What comes next is powerful. It's dark. It's New Orleans. It's every bit what you'd expect to see if Rock were an actual rock -- flipped over, it would reveal pill bugs, mud and earthworms. Or, in this case, vampires, mental hospitals and kisses in funeral parlors.
Days later in a practice space, and with the force of the full band behind him, the sheepish, circumspect songster is gone. In his place is Dan Mecher, a showman born to lead a Rock band.
His is a recognizable face in the local music scene. Last summer, after nearly 10 years fronting the cover-band-turned-subject-of-label-consideration act, Denial, Mecher started to feel stagnant. He began writing songs he knew would launch him in a different direction. Unfettered by the watchful eye of music industry representatives, these songs took on a life of their own and quickly commanded attention from other songwriters such as Cari Clara's Eric Diedrichs, who in turn suggested his brother Mark for the project.
Mark Diedrichs, lead guitarist for the Turnbull ACs, was the first in what would become a band of veterans. Currently, Matt Retherford (of Dr. Jones and Wojo) provides percussion while Chris Rebholz (of Spindle) mans the bass. (Denial is still officially together, though the band members are all currently exploring outside interests)
This stuff is rapid-fire but without sacrificing a bit of its integral catchiness. In any given song, the first verse could be melodic, a marriage of vocal pitch and guitars, but then suddenly the chorus kicks with a volley of gunshots. I could have sworn at times that Mecher was mistakenly singing the wrong lyrics, because they seemed to fly out in direct contradiction to the feeling created by the instruments. (He says it's not intentional.) Whatever the band's formula, there isn't a song an audience member would just as soon "skip."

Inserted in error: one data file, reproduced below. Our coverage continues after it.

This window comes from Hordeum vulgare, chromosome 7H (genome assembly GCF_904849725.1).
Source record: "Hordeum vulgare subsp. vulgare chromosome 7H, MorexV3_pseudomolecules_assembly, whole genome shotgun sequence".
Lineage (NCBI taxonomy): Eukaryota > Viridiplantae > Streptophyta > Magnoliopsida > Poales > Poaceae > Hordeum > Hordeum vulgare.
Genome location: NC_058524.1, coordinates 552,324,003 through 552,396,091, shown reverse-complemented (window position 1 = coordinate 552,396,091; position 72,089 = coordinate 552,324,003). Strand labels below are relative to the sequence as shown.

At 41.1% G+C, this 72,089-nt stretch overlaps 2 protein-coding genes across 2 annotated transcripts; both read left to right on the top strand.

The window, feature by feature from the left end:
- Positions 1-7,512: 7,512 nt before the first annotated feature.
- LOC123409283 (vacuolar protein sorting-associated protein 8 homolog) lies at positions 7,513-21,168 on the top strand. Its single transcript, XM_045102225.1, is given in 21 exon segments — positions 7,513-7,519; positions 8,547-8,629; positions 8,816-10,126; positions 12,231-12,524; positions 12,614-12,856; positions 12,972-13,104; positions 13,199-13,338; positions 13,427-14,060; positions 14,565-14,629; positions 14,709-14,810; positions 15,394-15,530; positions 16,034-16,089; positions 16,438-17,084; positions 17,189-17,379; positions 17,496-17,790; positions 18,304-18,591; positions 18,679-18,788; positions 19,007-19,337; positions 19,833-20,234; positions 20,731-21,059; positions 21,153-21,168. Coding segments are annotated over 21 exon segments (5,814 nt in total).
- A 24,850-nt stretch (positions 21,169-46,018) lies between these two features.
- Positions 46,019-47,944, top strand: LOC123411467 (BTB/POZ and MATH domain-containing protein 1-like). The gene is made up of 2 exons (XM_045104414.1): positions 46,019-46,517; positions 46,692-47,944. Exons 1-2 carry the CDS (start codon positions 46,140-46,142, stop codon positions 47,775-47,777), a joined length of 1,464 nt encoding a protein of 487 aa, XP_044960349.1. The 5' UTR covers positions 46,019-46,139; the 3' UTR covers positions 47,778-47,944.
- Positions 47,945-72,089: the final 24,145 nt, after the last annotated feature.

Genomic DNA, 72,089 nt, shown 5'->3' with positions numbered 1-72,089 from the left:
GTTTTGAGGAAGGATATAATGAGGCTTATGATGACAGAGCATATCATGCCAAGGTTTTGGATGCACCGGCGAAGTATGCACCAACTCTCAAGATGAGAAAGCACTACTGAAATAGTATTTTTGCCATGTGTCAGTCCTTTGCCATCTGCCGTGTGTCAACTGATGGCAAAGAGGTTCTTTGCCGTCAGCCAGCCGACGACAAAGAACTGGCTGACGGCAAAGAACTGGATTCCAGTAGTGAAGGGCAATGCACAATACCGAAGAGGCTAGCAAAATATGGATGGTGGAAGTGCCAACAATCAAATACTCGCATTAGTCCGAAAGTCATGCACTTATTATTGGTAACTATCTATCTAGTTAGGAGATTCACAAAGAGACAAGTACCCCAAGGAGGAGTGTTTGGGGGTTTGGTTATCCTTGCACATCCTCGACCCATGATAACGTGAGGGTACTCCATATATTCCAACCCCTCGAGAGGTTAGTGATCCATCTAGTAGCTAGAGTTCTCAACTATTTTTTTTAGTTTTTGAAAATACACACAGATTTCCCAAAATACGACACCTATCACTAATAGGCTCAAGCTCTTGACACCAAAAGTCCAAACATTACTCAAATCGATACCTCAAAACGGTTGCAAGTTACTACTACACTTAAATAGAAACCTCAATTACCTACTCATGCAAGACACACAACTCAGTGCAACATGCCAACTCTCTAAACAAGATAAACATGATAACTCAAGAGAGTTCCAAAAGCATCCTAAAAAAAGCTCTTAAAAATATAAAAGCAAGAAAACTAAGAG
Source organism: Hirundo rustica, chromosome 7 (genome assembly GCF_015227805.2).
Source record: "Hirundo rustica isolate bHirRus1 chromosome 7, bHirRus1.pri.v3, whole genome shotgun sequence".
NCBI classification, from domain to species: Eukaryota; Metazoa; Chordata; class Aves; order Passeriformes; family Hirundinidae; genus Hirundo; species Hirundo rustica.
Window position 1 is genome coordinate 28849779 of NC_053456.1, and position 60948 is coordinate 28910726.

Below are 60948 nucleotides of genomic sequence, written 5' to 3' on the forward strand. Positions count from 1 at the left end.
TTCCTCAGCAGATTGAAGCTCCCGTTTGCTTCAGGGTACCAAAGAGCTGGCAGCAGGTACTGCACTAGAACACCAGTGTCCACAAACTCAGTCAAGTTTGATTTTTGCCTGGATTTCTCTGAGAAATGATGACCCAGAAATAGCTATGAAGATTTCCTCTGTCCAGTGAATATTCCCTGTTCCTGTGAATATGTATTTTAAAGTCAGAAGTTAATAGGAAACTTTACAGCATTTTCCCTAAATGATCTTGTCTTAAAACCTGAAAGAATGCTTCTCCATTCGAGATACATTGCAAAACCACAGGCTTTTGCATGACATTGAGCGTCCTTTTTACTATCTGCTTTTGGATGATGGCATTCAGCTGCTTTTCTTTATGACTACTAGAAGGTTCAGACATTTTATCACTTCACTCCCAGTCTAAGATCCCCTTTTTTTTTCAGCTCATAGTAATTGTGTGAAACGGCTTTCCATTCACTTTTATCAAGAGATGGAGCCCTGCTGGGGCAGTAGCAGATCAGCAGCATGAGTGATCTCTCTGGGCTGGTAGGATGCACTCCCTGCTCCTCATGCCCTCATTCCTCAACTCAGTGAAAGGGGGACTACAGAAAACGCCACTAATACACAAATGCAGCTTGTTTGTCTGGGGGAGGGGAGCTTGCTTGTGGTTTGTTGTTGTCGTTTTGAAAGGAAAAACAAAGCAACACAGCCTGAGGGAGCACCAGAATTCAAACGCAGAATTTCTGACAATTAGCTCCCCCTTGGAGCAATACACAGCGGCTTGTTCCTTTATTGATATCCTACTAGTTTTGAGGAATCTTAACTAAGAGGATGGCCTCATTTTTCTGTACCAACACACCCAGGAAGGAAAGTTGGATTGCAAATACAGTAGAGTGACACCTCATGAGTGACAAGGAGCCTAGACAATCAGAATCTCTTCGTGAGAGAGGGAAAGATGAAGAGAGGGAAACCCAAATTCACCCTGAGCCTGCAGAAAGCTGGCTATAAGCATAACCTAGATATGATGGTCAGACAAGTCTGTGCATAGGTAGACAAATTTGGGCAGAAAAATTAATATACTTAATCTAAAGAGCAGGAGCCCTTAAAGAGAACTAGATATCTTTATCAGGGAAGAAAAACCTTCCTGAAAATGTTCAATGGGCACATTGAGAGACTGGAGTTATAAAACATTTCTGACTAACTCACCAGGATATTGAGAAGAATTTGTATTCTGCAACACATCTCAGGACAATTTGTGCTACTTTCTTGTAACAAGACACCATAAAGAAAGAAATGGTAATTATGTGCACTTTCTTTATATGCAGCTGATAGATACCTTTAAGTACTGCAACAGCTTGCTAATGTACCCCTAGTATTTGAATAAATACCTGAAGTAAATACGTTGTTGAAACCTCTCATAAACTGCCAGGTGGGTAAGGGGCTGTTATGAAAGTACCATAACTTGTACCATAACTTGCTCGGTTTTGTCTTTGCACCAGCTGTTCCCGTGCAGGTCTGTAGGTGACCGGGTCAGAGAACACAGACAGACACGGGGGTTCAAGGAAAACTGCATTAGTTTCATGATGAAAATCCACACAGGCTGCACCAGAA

The writing is inspired by artists like Elvis Costello, Alkaline Trio, Bright Eyes and My Chemical Romance, but the members also express admiration for local bands such as The Sundresses. In terms of the way their music is received, the band members agree on a fundamental confidence in their songs.
"I want this music to inspire people, much like I was inspired by it when I heard it first," Diedrichs says. "If we're playing before a bunch of artists, I want to them to walk away feeling inspired to create."
Asked what drives him to write with such world-weary grace and masochistic fervor -- reflected in lyrics like "It's sad but true, my son/ We kill the ones we love/ Your mother loved me way too much" Mecher says he is merely imagining love and torture from another perspective. "None of my songs are autobiographical, by any means. I want them to be more cinematic, like a story or a picture." In his humility, what he doesn't tell me is that his captivating way with words is what songwriting should be and too often is not.
While enthusiastic about the songs and the path they've already begun to take, the Turnbull ACs remain sensitive about assigning labels or directions to this project.
"Right now, I'm just happy to be doing something a little different," Mecher says. "There's no pressure on us to please record labels or to sell a million copies of something, which are factors that have influenced my writing in the past. I don't want to write like that anymore. I don't want there to be a strategy involved."
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